Last updated: October 30, 2013 10:38 pm

Facebook admits to losing young teen users

  • Share
  • Print
  • Clip
  • Gift Article
  • Comments
Logo of Facebook displayed on a laptop screen©AFP

Concerns that teenagers could be bored with Facebook and that its advertising growth may be unsustainable threatened to overshadow strong quarterly results which showed a surge in mobile advertising.

Shares in Facebook initially jumped as much as 14 per cent in after-hours trading on Wednesday after the company said mobile advertising accounted for almost half of the social network’s ad revenue.

But the stock rapidly lost all of its gains after the company said the number of teens on the site was stable but it saw a decrease among younger teen users, and warned that it would not be increasing adverts in the newsfeed at the same rate in the future.

The social networking site beat earnings forecasts by about 30 per cent in the third quarter as advertisers followed users on to mobile and the number of people using Facebook on smartphones soared.

Mark Zuckerberg, Facebook founder and chief executive, said better targeting of users meant the average user now clicked on an advert once a week.

“This is a great sign that people are finding ads useful,” he said, adding there was still “a lot of room for improvement”.

More marketers, big and small, are using Facebook, with more adverts appearing in the mobile feed and more adverts in the newsfeed, rather than the right hand column of the site, and engagement has improved.

Earnings per share more than doubled to 25 cents year-on-year, on a diluted basis, higher than the consensus forecast of 19 cents. The company generated $2bn in revenue, beating the average analyst estimate of $1.9bn.

GAAP net income for the quarter was $425m, compared with a net loss of $59m for the same period last year.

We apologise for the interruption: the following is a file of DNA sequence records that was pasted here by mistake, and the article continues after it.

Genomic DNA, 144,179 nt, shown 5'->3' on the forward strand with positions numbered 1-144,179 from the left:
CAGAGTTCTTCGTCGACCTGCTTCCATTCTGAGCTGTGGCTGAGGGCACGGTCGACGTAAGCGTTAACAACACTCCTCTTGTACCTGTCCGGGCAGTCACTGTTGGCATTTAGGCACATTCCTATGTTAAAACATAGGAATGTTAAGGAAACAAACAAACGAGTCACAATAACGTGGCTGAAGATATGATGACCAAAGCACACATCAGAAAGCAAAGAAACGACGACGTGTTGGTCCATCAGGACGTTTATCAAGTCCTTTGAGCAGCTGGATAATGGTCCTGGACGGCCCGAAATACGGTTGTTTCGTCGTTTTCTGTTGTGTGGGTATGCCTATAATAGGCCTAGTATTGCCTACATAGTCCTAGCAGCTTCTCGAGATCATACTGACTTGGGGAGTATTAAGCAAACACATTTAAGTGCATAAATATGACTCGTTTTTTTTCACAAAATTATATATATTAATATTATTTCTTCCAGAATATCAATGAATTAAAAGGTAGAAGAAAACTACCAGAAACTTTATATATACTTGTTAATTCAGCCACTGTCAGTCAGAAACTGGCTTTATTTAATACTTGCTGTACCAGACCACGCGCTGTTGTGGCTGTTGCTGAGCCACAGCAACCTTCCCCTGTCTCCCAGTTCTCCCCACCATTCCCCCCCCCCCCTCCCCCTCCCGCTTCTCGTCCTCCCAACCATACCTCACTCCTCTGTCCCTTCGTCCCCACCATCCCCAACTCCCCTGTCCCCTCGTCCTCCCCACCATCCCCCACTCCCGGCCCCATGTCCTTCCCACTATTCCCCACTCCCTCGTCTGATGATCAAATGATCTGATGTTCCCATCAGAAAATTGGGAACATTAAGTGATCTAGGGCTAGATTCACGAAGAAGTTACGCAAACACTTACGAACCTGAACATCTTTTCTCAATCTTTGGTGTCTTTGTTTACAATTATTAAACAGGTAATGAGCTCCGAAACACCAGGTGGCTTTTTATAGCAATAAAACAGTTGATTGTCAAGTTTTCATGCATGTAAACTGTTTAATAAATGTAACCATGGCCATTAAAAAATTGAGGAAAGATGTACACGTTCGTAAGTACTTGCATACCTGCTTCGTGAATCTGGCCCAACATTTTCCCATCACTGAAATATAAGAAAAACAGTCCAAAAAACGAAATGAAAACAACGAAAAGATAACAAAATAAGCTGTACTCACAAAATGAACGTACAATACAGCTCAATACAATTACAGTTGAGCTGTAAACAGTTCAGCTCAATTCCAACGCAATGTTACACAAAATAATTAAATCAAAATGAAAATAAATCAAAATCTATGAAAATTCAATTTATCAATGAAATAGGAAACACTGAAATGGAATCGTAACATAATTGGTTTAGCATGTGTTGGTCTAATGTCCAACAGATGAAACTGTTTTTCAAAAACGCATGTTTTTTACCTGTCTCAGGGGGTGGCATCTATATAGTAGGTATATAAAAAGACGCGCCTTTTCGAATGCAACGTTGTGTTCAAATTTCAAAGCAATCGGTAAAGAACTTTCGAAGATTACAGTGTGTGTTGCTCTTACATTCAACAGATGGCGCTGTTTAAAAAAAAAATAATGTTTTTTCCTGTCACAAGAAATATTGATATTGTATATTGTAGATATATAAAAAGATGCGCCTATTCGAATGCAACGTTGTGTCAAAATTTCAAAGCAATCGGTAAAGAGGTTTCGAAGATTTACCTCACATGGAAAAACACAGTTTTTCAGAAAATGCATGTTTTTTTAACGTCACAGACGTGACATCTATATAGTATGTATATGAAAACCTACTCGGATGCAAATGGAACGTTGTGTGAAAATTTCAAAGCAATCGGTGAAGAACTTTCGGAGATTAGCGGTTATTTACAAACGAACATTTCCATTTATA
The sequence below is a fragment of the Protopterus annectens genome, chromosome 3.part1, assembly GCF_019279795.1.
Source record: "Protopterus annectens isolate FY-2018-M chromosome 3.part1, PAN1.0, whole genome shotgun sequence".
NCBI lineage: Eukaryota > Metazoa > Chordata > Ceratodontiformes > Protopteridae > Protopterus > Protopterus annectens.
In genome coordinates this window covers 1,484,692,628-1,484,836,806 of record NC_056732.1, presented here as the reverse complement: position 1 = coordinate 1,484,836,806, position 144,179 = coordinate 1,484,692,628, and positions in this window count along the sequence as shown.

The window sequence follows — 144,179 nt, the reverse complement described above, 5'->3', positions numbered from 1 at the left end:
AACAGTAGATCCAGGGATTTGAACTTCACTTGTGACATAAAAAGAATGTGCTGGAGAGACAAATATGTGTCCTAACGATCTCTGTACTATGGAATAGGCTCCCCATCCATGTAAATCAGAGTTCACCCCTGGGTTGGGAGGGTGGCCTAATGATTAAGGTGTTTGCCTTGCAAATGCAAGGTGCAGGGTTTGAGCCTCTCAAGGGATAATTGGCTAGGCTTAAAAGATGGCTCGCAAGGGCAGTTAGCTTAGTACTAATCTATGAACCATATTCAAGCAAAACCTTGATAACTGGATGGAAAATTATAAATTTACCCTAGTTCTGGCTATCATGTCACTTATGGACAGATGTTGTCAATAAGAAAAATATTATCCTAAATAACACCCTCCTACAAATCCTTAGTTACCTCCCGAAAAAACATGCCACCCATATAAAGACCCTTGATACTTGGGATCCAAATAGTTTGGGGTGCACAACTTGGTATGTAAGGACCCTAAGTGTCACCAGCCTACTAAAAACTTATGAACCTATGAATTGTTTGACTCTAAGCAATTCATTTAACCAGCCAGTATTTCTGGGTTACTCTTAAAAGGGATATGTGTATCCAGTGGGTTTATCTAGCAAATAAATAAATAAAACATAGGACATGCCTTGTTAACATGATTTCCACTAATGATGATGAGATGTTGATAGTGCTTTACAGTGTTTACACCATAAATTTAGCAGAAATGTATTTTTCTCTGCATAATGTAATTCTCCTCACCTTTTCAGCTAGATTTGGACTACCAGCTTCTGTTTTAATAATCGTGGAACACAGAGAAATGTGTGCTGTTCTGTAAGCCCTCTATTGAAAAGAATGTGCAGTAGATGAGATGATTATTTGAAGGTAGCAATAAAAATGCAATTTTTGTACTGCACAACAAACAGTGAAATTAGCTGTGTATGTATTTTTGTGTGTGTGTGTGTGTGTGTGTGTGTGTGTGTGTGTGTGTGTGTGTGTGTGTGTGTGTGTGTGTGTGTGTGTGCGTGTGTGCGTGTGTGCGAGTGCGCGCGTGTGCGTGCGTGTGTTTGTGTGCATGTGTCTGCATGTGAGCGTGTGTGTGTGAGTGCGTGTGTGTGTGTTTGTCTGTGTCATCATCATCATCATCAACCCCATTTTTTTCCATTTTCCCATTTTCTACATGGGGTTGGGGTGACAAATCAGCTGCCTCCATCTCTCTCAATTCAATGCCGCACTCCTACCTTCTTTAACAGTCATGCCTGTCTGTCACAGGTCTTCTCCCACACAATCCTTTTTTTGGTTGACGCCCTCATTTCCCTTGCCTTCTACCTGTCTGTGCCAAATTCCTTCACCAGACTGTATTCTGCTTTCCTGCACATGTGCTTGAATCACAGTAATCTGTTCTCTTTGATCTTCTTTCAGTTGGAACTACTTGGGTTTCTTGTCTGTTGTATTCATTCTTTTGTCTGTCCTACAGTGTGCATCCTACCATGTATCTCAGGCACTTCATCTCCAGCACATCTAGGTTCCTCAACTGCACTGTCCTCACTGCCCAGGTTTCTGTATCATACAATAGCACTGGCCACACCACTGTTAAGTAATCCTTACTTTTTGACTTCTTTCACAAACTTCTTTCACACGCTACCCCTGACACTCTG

Expectations were already high after a near 40 per cent rise in Facebook’s share price during the quarter, and several analysts had raised their price targets in anticipation of strong growth in mobile advertising.

Investors embraced the stock in recent months after the company demonstrated growth in mobile advertising, which had weighed on the shares since last year’s initial public offering.

Several analysts had raised their price targets for the stock on the strength of the mobile advertising growth, the expansion of video ads and Instagram.

But some analysts have also been concerned that Facebook was going out of fashion with teenagers, who are more keen on rivals such as Twitter and Snapchat, as well as Facebook-owned Instagram.

David Ebersman, Facebook’s chief financial officer, said there was a lack of reliable data about the number of teens on the site, as they were less likely to be honest about their age.

Attempting to assuage concerns about the lack of growth among teen users, he said: “We remain close to fully penetrated among teens in the US.”

However, he also warned that growth in the number of adverts in the newsfeed, which had been a “meaningful driver of revenue”, would not continue at the same rate in the future.

Mobile revenue rose in the third quarter to reach 49 per cent of total advertising revenue – up from just 14 per cent in the same quarter last year.

Mobile monthly active users were 45 per cent higher than the year before at 874m, and more than 500m people used Facebook on their mobile devices each day on average during September.

Total monthly active users rose 18 per cent year-on-year to 1.2bn, and daily active users rose 25 per cent in the same time period to 728m. Average revenue per user rose to $1.72.

Facebook did not give guidance for the full year but analysts had forecast 2013 earnings per share of 73 cents on total annual revenue of $7.4bn.

After the initial surge of as much as 14 per cent, the stock was down almost 3 per cent at $47.67 after the conference call. This compares with an IPO price of $38 in May last year and a subsequent low of under $18 in September last year.

Additional reporting by Arash Massoudi

Related Topics

Copyright The Financial Times Limited 2015. You may share using our article tools.
Please don't cut articles from and redistribute by email or post to the web.

  • Share
  • Print
  • Clip
  • Gift Article
  • Comments


Sign up to #techFT, the FT's daily briefing on tech, media and telecoms.

Sign up now


Sign up for email briefings to stay up to date on topics you are interested in

Enter job search